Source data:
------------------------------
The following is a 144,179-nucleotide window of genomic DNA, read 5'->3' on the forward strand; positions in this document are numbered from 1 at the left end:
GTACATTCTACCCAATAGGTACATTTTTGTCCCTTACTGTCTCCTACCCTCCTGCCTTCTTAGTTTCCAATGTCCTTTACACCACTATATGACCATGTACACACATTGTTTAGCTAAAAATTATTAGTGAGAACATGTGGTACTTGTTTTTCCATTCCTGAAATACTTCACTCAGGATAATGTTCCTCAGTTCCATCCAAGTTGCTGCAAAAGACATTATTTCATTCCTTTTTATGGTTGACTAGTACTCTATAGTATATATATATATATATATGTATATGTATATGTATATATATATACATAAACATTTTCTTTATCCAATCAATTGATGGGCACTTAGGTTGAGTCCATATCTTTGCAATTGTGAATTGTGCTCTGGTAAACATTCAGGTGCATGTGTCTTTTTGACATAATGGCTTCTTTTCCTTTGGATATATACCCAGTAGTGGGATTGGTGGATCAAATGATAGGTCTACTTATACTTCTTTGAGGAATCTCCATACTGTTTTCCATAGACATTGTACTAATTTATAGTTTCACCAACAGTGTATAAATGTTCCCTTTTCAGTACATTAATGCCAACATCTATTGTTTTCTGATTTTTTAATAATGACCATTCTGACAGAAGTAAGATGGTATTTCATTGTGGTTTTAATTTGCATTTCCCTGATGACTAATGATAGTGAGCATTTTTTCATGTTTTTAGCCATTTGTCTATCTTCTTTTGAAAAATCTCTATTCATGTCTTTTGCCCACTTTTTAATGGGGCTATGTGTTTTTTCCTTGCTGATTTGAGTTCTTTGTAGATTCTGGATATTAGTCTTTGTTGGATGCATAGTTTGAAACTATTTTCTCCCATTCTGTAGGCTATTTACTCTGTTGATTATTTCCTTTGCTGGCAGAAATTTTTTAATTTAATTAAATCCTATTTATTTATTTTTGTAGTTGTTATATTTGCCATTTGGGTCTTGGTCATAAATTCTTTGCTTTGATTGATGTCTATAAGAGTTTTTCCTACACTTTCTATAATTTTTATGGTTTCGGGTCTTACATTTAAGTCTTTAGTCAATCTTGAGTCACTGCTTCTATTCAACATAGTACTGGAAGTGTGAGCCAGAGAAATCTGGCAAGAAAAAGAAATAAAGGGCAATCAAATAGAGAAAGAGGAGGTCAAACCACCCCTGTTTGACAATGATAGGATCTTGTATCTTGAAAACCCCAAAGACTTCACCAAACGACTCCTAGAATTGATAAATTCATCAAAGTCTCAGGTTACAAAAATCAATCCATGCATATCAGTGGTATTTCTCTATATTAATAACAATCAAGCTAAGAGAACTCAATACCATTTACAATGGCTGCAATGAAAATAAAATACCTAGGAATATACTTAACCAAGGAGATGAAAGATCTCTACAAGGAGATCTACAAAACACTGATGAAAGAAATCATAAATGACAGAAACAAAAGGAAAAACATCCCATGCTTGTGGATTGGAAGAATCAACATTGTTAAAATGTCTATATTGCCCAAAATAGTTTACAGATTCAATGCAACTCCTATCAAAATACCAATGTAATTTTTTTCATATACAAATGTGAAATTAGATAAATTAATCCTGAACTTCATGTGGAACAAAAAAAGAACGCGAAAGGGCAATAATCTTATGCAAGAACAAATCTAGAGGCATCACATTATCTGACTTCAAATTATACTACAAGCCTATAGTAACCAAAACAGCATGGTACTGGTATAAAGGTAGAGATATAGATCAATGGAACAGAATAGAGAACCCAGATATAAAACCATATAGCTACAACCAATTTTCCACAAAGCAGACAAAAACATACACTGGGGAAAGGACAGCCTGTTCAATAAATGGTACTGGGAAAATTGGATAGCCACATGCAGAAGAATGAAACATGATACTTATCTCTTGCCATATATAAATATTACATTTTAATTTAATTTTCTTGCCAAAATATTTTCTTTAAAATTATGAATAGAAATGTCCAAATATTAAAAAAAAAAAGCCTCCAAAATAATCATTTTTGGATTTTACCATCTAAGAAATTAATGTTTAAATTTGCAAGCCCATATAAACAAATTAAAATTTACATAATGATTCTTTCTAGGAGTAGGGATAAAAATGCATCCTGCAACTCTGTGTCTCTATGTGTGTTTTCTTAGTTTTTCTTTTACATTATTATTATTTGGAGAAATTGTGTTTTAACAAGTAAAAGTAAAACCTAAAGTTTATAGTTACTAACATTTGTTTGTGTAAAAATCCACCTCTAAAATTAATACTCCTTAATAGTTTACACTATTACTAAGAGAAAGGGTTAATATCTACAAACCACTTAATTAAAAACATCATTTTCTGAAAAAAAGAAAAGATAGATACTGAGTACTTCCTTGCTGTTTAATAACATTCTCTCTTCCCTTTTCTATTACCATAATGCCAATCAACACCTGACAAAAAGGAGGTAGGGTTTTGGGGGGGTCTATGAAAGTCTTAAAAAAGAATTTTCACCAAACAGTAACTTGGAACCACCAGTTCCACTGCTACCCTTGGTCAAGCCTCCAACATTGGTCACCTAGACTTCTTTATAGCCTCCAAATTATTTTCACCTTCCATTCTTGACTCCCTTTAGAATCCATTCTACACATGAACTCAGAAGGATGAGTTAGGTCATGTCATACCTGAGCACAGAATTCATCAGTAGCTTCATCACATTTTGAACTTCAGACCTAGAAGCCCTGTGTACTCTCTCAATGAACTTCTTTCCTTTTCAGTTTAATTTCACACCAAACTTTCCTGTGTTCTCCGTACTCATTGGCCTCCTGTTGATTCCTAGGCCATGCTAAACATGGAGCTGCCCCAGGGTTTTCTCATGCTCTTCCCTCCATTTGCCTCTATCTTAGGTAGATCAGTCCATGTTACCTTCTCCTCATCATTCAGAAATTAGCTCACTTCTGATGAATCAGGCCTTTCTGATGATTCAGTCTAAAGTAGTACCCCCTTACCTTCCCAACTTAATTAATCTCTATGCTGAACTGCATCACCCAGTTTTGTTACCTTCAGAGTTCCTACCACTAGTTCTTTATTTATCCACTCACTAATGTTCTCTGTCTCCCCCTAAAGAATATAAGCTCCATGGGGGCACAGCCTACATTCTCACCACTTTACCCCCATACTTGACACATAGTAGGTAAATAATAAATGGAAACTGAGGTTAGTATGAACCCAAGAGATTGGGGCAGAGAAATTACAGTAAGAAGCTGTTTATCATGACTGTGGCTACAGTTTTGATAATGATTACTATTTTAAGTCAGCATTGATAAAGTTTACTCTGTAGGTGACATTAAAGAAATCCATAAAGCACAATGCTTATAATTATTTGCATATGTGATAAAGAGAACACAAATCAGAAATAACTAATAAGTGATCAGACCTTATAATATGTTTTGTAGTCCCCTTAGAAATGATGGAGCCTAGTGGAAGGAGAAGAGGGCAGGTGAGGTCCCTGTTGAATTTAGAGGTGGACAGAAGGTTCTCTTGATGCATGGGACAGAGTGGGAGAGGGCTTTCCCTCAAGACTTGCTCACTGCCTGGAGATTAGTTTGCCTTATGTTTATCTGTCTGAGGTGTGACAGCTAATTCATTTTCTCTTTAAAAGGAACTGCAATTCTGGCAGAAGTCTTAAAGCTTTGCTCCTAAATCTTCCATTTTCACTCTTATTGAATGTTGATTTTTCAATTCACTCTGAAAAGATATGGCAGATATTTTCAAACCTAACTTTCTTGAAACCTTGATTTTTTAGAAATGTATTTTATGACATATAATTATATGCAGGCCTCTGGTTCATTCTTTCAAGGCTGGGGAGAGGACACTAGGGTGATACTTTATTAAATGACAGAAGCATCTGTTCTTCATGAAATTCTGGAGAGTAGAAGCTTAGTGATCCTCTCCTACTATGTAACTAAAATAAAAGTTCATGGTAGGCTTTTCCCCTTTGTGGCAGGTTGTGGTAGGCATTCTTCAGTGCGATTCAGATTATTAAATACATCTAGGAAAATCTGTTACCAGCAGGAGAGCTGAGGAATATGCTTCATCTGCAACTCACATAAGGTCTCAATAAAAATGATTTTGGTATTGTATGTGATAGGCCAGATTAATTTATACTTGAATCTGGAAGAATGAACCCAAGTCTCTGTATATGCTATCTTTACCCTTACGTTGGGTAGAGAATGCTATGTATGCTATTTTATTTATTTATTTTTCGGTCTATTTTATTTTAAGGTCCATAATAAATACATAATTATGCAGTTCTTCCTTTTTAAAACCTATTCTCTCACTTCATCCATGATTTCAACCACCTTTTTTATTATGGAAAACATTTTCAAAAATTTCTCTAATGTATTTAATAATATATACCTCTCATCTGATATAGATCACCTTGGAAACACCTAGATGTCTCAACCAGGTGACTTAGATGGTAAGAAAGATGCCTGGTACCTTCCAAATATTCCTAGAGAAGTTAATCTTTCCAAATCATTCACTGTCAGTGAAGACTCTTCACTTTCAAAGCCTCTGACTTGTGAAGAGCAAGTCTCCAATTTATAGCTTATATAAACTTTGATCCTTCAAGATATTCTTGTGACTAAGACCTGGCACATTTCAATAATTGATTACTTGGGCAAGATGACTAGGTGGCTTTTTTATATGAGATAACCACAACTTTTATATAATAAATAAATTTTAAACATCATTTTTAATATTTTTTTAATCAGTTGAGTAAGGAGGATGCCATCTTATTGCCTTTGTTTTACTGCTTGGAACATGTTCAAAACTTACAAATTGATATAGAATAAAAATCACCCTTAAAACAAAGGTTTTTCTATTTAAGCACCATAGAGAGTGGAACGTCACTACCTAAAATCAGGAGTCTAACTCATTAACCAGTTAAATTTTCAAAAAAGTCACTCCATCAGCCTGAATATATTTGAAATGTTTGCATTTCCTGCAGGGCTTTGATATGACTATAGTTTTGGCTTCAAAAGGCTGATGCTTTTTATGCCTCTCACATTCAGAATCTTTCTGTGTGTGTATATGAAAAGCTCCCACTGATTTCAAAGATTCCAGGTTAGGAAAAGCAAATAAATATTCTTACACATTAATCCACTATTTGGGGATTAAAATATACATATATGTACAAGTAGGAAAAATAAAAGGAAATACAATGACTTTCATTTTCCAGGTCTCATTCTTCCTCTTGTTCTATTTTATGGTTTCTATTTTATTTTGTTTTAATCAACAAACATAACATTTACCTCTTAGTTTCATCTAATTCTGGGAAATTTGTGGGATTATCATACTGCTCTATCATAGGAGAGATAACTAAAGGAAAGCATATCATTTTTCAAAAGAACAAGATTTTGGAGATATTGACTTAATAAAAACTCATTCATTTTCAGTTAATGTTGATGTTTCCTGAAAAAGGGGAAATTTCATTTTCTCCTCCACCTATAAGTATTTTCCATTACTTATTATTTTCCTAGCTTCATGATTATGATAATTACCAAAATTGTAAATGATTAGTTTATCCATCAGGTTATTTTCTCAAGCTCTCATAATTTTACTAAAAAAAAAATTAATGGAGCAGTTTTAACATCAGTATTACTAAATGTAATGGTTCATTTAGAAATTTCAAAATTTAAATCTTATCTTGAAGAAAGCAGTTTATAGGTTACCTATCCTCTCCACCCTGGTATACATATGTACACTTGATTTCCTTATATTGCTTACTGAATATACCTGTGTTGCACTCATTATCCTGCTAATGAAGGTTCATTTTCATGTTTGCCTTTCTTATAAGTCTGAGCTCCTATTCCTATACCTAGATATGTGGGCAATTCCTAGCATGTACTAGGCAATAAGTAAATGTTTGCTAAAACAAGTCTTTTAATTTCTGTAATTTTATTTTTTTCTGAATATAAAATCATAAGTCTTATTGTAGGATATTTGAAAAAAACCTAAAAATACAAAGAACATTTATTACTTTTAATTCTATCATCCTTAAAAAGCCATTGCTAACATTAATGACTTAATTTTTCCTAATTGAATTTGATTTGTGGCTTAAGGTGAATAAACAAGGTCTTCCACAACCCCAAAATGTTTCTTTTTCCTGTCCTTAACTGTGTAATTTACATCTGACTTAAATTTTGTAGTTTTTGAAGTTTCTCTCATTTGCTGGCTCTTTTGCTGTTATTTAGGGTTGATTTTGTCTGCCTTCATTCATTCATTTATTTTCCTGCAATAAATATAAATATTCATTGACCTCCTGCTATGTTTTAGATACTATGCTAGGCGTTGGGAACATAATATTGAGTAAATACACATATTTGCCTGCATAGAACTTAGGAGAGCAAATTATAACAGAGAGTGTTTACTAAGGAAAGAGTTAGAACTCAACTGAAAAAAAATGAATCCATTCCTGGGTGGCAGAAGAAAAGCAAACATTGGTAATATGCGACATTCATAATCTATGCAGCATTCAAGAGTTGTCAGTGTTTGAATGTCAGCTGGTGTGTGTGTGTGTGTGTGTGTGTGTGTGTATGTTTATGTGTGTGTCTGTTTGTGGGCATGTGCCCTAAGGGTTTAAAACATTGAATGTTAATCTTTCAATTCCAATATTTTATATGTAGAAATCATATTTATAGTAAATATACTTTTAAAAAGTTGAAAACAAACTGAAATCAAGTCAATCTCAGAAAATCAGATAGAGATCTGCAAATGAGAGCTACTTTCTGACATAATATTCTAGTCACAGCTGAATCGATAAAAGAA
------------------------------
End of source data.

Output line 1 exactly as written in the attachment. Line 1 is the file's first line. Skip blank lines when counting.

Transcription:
The following is a 144,179-nucleotide window of genomic DNA, read 5'->3' on the forward strand; positions in this document are numbered from 1 at the left end: